Stand Alone Accounting Course Types
Depending on a student’s needs, there is a variety of stand-alone accounting courses available. These range from a management accounting course intended to help business managers understand and manage business processes to very detailed courses on debits and credits. A course on debits and credits explains the double-entry bookkeeping method and how to record transactions using debits and credits. An accounting course such as one in accounts receivable teaches students about recording transactions related to sales that result in customers owing a company money.
Accounting principles courses teach the basics of accounting, from recording the original transaction to balancing ledgers and generating basic financial reports or statements. This type of course is usually the first one required for students who seek an accounting degree. Bookkeeping is an accounting course that focuses in detail on recording transactions. Twenty or thirty years ago, most smaller businesses recorded transactions by hand on paper specially printed with columns and bound into ledgers. Now it is more common for even small businesses to use computer-based software, and the desktop-computer software is affordable.
College Accounting Course Types
One accounting course that is especially valuable for business managers is the cash flow statement course. Understanding the difference between income and cash flow is critical for business managers, as cash flow can strongly impact business operations.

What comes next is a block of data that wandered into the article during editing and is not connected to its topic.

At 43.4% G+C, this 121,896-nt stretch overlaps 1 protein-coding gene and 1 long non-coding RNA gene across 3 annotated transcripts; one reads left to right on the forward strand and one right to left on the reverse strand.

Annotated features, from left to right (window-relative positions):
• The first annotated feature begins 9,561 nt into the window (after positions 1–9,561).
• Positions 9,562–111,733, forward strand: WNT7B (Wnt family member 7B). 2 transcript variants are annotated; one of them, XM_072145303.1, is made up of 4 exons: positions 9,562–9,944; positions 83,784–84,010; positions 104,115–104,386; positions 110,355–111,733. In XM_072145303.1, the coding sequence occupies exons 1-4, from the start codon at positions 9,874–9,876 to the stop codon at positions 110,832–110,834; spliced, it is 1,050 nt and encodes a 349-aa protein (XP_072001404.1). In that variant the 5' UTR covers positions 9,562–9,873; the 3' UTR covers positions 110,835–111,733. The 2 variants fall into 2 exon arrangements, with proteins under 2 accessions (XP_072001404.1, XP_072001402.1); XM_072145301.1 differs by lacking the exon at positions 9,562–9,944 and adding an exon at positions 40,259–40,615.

College accounting courses are designed for several different types of students. Principles of Accounting I & II are often required for all students who wish to graduate with a degree in business fields, including marketing, finance, and business administration. Several years of classes in accounting are required for those who want to earn a degree in accounting. Graduate students who do not have an undergraduate business degree might also have to take one or more college-level accounting courses.
An accounting course at the college level differs from one taught at a technical or business college in several ways. College-level courses often include more information about the theory that underlies accounting principles and practices. College-level classes can also require more individual study and problem-solving. Also, classes in universities can be quite large, with more than 100 students. Individual instruction and help are more difficult to obtain when students are in this type of large class. Especially at large universities, frequently college-level classes in accounting use lectures taught by professors on video and have discussion periods led by graduate teaching assistants. These graduate students are working toward a master’s or doctorate and are paid a small stipend to help with their educational expenses.